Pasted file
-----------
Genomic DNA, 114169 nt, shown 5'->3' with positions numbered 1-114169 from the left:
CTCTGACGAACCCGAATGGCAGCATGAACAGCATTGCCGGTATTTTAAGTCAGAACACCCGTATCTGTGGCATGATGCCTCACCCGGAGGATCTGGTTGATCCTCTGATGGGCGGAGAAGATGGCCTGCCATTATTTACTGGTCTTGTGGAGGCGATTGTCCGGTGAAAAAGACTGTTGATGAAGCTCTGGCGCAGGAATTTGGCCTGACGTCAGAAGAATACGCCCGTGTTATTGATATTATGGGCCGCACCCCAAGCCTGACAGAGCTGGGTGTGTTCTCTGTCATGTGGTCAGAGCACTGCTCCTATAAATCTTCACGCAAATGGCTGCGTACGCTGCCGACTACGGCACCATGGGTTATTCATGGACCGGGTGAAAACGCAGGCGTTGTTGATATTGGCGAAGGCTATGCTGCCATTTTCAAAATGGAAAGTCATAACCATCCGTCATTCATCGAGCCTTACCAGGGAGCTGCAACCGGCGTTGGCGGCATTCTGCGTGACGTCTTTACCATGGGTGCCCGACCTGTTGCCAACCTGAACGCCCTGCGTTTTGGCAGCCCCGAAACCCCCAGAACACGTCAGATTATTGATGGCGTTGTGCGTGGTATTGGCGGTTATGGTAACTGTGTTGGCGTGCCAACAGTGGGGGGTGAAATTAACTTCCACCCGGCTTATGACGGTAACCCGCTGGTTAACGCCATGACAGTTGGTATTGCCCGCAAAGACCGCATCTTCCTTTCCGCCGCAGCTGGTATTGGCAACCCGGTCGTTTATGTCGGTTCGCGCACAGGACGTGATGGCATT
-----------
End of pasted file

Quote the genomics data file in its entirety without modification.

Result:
Genomic DNA, 114169 nt, shown 5'->3' with positions numbered 1-114169 from the left:
CTCTGACGAACCCGAATGGCAGCATGAACAGCATTGCCGGTATTTTAAGTCAGAACACCCGTATCTGTGGCATGATGCCTCACCCGGAGGATCTGGTTGATCCTCTGATGGGCGGAGAAGATGGCCTGCCATTATTTACTGGTCTTGTGGAGGCGATTGTCCGGTGAAAAAGACTGTTGATGAAGCTCTGGCGCAGGAATTTGGCCTGACGTCAGAAGAATACGCCCGTGTTATTGATATTATGGGCCGCACCCCAAGCCTGACAGAGCTGGGTGTGTTCTCTGTCATGTGGTCAGAGCACTGCTCCTATAAATCTTCACGCAAATGGCTGCGTACGCTGCCGACTACGGCACCATGGGTTATTCATGGACCGGGTGAAAACGCAGGCGTTGTTGATATTGGCGAAGGCTATGCTGCCATTTTCAAAATGGAAAGTCATAACCATCCGTCATTCATCGAGCCTTACCAGGGAGCTGCAACCGGCGTTGGCGGCATTCTGCGTGACGTCTTTACCATGGGTGCCCGACCTGTTGCCAACCTGAACGCCCTGCGTTTTGGCAGCCCCGAAACCCCCAGAACACGTCAGATTATTGATGGCGTTGTGCGTGGTATTGGCGGTTATGGTAACTGTGTTGGCGTGCCAACAGTGGGGGGTGAAATTAACTTCCACCCGGCTTATGACGGTAACCCGCTGGTTAACGCCATGACAGTTGGTATTGCCCGCAAAGACCGCATCTTCCTTTCCGCCGCAGCTGGTATTGGCAACCCGGTCGTTTATGTCGGTTCGCGCACAGGACGTGATGGCATT